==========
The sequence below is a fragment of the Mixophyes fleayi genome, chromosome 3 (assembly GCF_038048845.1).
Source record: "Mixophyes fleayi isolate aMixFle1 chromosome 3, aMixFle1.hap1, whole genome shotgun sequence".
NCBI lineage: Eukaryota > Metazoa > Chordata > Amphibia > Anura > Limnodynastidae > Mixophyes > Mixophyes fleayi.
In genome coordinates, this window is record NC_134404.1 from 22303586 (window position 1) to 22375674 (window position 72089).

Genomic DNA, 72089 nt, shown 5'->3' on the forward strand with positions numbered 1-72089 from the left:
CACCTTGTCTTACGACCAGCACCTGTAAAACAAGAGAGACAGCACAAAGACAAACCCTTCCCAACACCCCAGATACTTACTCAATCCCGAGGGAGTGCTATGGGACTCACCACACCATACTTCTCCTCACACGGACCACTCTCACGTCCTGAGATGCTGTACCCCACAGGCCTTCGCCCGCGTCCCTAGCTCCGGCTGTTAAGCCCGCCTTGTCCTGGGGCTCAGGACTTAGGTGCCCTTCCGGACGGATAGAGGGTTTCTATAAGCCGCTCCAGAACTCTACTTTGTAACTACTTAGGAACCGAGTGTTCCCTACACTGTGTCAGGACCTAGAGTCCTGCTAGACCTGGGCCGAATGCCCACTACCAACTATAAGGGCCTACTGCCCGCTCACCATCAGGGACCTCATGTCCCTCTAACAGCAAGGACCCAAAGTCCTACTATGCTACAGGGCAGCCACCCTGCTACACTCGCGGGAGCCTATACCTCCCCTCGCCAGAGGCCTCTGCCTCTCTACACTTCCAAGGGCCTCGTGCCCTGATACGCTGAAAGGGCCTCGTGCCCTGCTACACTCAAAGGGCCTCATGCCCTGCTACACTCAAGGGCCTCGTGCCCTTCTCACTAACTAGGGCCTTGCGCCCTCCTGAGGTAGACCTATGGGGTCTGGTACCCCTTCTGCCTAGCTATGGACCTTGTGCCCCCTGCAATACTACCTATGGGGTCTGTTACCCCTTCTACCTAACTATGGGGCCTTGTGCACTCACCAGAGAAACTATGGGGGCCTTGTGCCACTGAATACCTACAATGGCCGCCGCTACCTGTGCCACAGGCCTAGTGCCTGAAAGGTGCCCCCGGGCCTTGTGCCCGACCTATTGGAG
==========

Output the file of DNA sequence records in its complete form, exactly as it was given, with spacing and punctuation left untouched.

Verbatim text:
The sequence below is a fragment of the Mixophyes fleayi genome, chromosome 3 (assembly GCF_038048845.1).
Source record: "Mixophyes fleayi isolate aMixFle1 chromosome 3, aMixFle1.hap1, whole genome shotgun sequence".
NCBI lineage: Eukaryota > Metazoa > Chordata > Amphibia > Anura > Limnodynastidae > Mixophyes > Mixophyes fleayi.
In genome coordinates, this window is record NC_134404.1 from 22303586 (window position 1) to 22375674 (window position 72089).

Genomic DNA, 72089 nt, shown 5'->3' on the forward strand with positions numbered 1-72089 from the left:
CACCTTGTCTTACGACCAGCACCTGTAAAACAAGAGAGACAGCACAAAGACAAACCCTTCCCAACACCCCAGATACTTACTCAATCCCGAGGGAGTGCTATGGGACTCACCACACCATACTTCTCCTCACACGGACCACTCTCACGTCCTGAGATGCTGTACCCCACAGGCCTTCGCCCGCGTCCCTAGCTCCGGCTGTTAAGCCCGCCTTGTCCTGGGGCTCAGGACTTAGGTGCCCTTCCGGACGGATAGAGGGTTTCTATAAGCCGCTCCAGAACTCTACTTTGTAACTACTTAGGAACCGAGTGTTCCCTACACTGTGTCAGGACCTAGAGTCCTGCTAGACCTGGGCCGAATGCCCACTACCAACTATAAGGGCCTACTGCCCGCTCACCATCAGGGACCTCATGTCCCTCTAACAGCAAGGACCCAAAGTCCTACTATGCTACAGGGCAGCCACCCTGCTACACTCGCGGGAGCCTATACCTCCCCTCGCCAGAGGCCTCTGCCTCTCTACACTTCCAAGGGCCTCGTGCCCTGATACGCTGAAAGGGCCTCGTGCCCTGCTACACTCAAAGGGCCTCATGCCCTGCTACACTCAAGGGCCTCGTGCCCTTCTCACTAACTAGGGCCTTGCGCCCTCCTGAGGTAGACCTATGGGGTCTGGTACCCCTTCTGCCTAGCTATGGACCTTGTGCCCCCTGCAATACTACCTATGGGGTCTGTTACCCCTTCTACCTAACTATGGGGCCTTGTGCACTCACCAGAGAAACTATGGGGGCCTTGTGCCACTGAATACCTACAATGGCCGCCGCTACCTGTGCCACAGGCCTAGTGCCTGAAAGGTGCCCCCGGGCCTTGTGCCCGACCTATTGGAG